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Feed My Dear Dogs

by Emma Richler

Emma Richler has followed up Sister Crazy, her successful book of linked short stories, with a longer piece of fiction about a family. And yes, it’s the same family, and even the lowliest fact-checker can see that her digressive 10-year old-narrator, Jem, shares more than a few similarities with Em.

Jem’s got a dishevelled sportswriter father, with his hard outer shell and soft inside. Her mother embodies all things beautiful. She’s got four bouncy siblings, and when we meet the Weiss family, they are preparing to set sail from England to the father’s native city, the far-off, exotic Montreal.

Jem is a buoyant, rambling narrator. Her paragraphs flit from one subject to the next, tumbling by and plopping to rest with a “Right” or “OK” or “Oh well” or “Never mind.” Her tone blends childlike naïvete and precocious knowledge. The family’s housekeeper can’t come with the Weisses on their voyage because of “love and sex.” But 30 pages later, in case she was sounding too childish, Jem explains the recession velocity of a distant galaxy.

Mostly she thinks about the other Weisses. “You have to stop making everything to do with us,” her slightly older brother, Jude, says to her. “We are not the world, the Weiss family is not the world.…” But to Jem they are the universe, and she is determined to explore each corner’s slightest detail, down to the contents of the diapers of her little brother, Gus.

Who can tell how long these ideas were germinating, but Feed My Dear Dogs lurches about in such a flutter of activity that it gives off the scent of being hastily written. More importantly, and regardless of the timespan, there is a layer missing in the novel, a layer of distillation.

The book is dedicated to Richler’s siblings, her mother, and her rather famous father, Mordecai. There is no doubting Richler’s intent and her willingness to craft a loving portrayal out of the experience of these individuals. The resulting novel is bursting with nostalgic love. But the key word here is bursting. It’s messy. There is no sharpening or tightening of these childhood memories, resulting in a loose, unfocused book, muddy when it needs to be filtered, distancing in its flood of detail when it should be drawing the reader close.

One problem is that there is a lineage of too many good examples out there, from the considered artistry of A Long Day’s Journey into Night all the way to Swing Low, Miriam Toews’s examination of her father’s depressive life. Compare Richler’s pages upon pages to the single first paragraph of Tobias Wolff’s memoir, This Boy’s Life, a piece of writing that distills a whole family dynamic down to a few beautiful words. Richler’s narrator likes to ramble. Fine, but unfortunately so does the book. Somewhere in the midst of it all, Richler loses any sense of the struggles, conflicts, and drama of families – the stuff outsiders want to see.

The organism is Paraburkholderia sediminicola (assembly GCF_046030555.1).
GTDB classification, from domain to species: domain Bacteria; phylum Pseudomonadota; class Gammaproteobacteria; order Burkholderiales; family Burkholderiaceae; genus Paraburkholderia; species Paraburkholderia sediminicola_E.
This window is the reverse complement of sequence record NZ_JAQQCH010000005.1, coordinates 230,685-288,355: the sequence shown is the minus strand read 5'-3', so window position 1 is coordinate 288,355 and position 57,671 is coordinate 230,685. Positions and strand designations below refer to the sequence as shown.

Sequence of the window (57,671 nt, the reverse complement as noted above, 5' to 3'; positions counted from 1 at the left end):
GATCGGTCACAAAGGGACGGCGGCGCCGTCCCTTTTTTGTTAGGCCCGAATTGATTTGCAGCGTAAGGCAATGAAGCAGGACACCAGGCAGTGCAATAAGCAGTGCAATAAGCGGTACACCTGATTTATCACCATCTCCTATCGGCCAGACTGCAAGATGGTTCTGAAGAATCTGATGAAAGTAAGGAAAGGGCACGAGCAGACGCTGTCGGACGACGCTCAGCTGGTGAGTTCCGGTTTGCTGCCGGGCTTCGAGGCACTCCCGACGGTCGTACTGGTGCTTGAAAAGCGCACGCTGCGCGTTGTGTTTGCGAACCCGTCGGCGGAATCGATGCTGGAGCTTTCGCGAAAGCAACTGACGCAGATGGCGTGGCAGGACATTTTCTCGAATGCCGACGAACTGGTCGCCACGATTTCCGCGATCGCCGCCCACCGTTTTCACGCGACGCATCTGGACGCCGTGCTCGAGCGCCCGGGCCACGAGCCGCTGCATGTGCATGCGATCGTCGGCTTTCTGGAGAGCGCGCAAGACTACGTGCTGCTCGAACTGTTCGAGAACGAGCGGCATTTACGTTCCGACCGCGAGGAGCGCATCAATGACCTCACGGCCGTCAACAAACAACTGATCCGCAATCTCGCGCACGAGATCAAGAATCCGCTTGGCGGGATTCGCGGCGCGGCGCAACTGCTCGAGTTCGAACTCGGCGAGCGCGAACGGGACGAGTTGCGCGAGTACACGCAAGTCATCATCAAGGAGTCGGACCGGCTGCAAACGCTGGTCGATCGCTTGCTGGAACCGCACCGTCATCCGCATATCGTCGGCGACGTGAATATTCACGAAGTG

Instead, the overarching impression here is that the Weisses are nice. The children are intelligent. They read a lot of books and spout off information on dark matter and King Arthur. They crack wise and they become, like clever kids anywhere, grating after a few hours in their company. By midpoint of the novel there is no change. They are still nice, verbose, showoffy children. It’s this niceness, the author’s adoration of the family, that makes them seem faintly unreal. “My mother’s undies are fairly extraordinary,” she writes. “Gus has a lovely nose, I must say,” she says later. “And it looks an awful lot like Mum’s.”

This particular family album has a lovely mother, bearish father, but my dear dogs, at around page 300 of their existence, what I wouldn’t have given for a real Richler shit-disturber, a rogue, someone who could pinch mum, punch dad, shake the kids, cause concern, rattle some life into the fiction. Even if one of the existing siblings lurched into some unexpected situation. No matter what their real-life counterparts were like, this story needs to be lifted out of reverent adoration. Out of – dare I use the dreaded word again? – niceness.

The buoyancy of the narrator does offer up occasional light spots. When she gets too pious, Jem’s siblings jokingly threaten to crucify her, even dragging out a hammer and nails at one point. But more often the novel’s pleasures come from a distant place. Any reader curious about Mordecai Richler will get a small thrill from the descriptions of Yakob Weiss’s attempts to teach his daughter the “rope a dope” during impromptu boxing lessons. It is, one can imagine, the ultimate insider’s description of Mordecai’s home life. But a book needs to stand on its own.

Feed My Dear Dogs is a sprawling, appreciative attempt. It’s a book shot through with love and let down by its own shapelessness. Regardless of source material and real life, on the page, this is a family whose experiences could use a little more deliberation, a little more fiction.